President Barbara R. Snyder

I write this message as the news features reports from the University of Oklahoma, where President David Boren announced that students in its chapter of Sigma Alpha Epsilon learned a now-infamous racist chant at a national conference of the fraternity. This spring, campuses across the country—from the University of Washington to the University of Maryland at College Park—all are grappling with controversies involving race. At Case Western Reserve, meanwhile, we continue efforts to encourage dialogue in the wake of our own challenges last fall.

The details on each campus differ, but the fundamental question is the same: How do universities ensure that they respect the rights of every member of their communities?

One of those rights is to feel free from harassment based on race. Another is to feel free to explore controversial topics, even if that dialogue is difficult. Sometimes these freedoms come into conflict, and resolving them is never easy. At some universities, for example, the popularity of Yik Yak, an online app that allows anonymous posts, prompted calls for technological measures to bar the site from university networks. Others objected, arguing such electronic censorship represented the first step along a slippery slope of judging what is "acceptable" speech.

When racist Yik Yak posts created controversy on our campus last fall, no one called on us to block the app. But students, staff and faculty definitely pressed for a response—namely, they urged that we fight wrongheaded ideas by espousing what they viewed as the right ones. I would like to think this more thoughtful response reflects our overall approach to education on this campus and to the kinds of ethical questions we regularly encourage our students to debate in classrooms, dining halls, student organization meetings and more.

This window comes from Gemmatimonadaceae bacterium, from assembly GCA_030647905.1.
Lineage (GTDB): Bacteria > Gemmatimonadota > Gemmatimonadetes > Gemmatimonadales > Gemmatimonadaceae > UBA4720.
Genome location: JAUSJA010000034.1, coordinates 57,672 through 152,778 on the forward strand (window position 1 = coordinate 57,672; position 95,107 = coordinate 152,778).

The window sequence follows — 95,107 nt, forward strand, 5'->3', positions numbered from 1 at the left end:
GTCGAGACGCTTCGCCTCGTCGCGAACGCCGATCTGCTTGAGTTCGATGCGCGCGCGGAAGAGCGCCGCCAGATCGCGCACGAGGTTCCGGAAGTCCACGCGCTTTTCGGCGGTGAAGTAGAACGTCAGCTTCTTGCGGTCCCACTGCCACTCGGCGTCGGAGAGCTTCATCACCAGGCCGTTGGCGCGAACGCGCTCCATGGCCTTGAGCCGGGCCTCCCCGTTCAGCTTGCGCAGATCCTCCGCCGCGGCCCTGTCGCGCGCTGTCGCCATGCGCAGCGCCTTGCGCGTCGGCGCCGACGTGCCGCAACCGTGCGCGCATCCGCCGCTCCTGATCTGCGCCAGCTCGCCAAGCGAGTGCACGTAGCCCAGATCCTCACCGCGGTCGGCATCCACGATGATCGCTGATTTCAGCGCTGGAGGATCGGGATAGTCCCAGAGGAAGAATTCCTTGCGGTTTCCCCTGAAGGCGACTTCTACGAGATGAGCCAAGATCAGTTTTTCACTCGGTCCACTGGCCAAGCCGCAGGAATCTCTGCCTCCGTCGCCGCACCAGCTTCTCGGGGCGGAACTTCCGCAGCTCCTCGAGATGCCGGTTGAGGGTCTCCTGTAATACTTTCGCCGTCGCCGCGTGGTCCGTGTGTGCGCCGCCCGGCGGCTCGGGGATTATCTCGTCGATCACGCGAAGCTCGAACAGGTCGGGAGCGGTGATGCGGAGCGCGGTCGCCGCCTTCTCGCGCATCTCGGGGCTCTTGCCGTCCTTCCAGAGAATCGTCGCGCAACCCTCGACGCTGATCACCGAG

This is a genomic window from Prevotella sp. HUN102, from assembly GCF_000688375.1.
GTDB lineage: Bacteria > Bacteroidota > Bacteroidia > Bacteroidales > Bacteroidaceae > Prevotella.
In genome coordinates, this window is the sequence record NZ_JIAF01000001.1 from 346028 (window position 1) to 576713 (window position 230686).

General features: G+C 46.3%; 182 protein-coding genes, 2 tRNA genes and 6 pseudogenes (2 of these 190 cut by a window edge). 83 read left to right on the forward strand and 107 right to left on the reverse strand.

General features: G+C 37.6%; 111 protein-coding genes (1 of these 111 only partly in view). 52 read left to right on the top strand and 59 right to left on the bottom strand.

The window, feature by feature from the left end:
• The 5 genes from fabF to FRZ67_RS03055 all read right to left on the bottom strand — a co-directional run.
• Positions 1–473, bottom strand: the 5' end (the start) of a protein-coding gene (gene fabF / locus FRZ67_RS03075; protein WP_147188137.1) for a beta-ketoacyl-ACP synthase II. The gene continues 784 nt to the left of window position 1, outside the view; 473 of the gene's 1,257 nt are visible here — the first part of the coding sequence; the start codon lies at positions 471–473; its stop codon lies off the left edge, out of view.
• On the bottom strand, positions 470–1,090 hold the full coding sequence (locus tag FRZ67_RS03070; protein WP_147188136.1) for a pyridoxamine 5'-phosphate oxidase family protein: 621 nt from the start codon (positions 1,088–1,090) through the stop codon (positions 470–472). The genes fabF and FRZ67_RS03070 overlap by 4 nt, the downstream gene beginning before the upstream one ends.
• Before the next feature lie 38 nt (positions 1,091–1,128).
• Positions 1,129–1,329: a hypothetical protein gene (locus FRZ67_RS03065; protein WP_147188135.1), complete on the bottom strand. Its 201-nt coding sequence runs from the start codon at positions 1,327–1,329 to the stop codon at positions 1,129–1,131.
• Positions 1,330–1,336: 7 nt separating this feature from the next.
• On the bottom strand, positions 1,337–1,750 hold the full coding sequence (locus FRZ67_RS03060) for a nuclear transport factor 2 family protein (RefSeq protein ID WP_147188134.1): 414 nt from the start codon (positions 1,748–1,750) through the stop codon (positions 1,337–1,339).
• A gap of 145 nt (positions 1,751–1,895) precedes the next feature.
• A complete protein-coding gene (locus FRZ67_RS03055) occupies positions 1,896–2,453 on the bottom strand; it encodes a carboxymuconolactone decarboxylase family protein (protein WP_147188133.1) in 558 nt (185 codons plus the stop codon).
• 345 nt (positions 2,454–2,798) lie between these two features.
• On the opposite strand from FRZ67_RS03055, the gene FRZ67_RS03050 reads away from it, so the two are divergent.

You can learn more about our ethics education and research efforts in the package that begins on p. 34, as well as some of the fall events that prompted our own institutional action. As you do, I encourage you to reflect on the words our Vice President for Student Affairs Lou Stark wrote in the student newspaper last fall: "We, as a campus community, together define our principles—not only by what we support, but also that which we reject."

The same point applies to communities around the country and, ultimately, to the nation itself. I am grateful to all of the students, staff, alumni and faculty who participate in shaping a more ethical community on this campus; their work not only makes us better, but, over time, also benefits our larger society.

—Barbara R. Snyder, President

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